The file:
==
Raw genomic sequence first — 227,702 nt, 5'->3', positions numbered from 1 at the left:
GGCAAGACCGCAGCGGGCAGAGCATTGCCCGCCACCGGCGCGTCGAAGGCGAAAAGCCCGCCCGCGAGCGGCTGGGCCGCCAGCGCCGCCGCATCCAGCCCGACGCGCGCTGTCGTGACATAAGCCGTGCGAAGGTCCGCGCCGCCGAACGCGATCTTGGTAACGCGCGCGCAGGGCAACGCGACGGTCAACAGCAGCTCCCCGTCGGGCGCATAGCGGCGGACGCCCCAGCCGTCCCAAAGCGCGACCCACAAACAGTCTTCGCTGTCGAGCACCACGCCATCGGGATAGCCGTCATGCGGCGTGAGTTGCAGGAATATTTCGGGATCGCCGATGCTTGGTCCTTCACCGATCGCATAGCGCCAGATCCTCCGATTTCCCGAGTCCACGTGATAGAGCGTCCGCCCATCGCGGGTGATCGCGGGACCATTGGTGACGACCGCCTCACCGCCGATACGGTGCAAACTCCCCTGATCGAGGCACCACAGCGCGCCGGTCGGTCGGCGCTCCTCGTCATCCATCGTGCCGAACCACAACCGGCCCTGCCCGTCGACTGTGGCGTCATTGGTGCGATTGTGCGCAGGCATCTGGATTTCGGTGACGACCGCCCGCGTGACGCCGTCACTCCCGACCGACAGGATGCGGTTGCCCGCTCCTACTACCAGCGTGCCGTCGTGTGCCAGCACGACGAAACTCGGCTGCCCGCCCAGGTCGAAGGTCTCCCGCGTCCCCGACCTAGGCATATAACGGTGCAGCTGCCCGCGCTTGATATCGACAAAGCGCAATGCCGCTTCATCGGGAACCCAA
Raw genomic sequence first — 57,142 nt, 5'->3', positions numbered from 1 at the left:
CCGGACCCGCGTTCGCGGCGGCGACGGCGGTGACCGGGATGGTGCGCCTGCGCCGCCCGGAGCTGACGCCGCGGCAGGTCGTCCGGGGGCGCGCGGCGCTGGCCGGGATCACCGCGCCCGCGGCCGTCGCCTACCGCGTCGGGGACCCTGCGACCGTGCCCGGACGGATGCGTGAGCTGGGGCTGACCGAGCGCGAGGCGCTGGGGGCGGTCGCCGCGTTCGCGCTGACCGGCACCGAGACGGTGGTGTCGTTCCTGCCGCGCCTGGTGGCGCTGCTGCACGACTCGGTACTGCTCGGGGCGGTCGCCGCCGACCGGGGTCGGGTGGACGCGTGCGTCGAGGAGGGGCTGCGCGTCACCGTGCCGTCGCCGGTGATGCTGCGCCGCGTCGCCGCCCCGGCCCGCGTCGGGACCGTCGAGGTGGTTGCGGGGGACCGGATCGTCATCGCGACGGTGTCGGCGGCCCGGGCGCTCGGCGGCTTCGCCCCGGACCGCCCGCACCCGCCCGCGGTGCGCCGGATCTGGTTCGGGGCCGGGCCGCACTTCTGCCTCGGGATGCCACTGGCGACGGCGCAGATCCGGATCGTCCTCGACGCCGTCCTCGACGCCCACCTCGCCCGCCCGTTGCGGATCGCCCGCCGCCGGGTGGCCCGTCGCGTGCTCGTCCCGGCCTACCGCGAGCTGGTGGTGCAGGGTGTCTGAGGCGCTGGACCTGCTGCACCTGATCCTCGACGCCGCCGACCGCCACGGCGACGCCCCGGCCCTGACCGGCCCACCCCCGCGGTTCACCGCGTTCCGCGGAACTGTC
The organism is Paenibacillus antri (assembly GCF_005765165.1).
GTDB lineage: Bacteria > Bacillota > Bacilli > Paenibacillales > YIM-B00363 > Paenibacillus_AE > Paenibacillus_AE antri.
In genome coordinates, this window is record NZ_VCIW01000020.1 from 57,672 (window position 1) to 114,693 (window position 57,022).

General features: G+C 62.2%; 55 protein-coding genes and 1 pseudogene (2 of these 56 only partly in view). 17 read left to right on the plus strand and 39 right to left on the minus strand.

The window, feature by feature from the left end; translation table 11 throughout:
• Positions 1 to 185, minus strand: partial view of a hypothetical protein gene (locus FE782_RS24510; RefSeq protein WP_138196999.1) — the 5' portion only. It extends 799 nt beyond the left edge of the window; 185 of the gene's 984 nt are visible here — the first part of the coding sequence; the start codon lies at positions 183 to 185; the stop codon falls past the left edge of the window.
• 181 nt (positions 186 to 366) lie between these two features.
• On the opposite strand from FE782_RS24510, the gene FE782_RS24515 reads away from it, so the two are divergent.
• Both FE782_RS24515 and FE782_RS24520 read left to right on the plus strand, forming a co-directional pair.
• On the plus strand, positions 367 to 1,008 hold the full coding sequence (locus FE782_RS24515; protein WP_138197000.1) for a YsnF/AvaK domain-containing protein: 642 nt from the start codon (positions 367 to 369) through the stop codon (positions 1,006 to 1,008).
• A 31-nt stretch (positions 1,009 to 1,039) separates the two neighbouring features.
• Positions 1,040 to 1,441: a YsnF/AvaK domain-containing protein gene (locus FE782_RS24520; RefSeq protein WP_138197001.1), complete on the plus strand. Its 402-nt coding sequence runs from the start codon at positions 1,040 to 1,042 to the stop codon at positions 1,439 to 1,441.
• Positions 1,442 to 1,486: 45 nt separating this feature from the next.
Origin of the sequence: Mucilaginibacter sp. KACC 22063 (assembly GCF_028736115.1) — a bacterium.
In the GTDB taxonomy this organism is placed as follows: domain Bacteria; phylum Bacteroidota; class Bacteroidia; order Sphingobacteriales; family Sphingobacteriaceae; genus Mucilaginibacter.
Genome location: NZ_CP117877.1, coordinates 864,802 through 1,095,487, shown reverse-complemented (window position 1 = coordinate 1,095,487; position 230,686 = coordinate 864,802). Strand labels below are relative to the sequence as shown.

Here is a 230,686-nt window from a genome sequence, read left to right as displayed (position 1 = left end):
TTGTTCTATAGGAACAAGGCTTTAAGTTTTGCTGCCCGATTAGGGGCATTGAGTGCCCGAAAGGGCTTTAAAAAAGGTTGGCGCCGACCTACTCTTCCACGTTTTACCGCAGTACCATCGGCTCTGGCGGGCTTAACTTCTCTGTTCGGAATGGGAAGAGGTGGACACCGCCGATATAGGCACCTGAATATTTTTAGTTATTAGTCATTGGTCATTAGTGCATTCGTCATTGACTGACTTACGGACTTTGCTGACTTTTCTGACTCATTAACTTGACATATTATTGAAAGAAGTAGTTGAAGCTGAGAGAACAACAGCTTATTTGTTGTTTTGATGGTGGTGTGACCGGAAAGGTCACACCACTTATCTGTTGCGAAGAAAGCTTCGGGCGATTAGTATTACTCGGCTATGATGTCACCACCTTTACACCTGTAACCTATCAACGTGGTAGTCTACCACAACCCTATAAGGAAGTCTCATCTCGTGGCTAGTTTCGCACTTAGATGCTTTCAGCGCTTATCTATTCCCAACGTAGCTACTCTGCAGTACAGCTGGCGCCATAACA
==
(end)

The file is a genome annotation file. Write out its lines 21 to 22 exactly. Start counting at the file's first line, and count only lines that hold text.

Here is a 230,686-nt window from a genome sequence, read left to right as displayed (position 1 = left end):
TTGTTCTATAGGAACAAGGCTTTAAGTTTTGCTGCCCGATTAGGGGCATTGAGTGCCCGAAAGGGCTTTAAAAAAGGTTGGCGCCGACCTACTCTTCCACGTTTTACCGCAGTACCATCGGCTCTGGCGGGCTTAACTTCTCTGTTCGGAATGGGAAGAGGTGGACACCGCCGATATAGGCACCTGAATATTTTTAGTTATTAGTCATTGGTCATTAGTGCATTCGTCATTGACTGACTTACGGACTTTGCTGACTTTTCTGACTCATTAACTTGACATATTATTGAAAGAAGTAGTTGAAGCTGAGAGAACAACAGCTTATTTGTTGTTTTGATGGTGGTGTGACCGGAAAGGTCACACCACTTATCTGTTGCGAAGAAAGCTTCGGGCGATTAGTATTACTCGGCTATGATGTCACCACCTTTACACCTGTAACCTATCAACGTGGTAGTCTACCACAACCCTATAAGGAAGTCTCATCTCGTGGCTAGTTTCGCACTTAGATGCTTTCAGCGCTTATCTATTCCCAACGTAGCTACTCTGCAGTACAGCTGGCGCCATAACA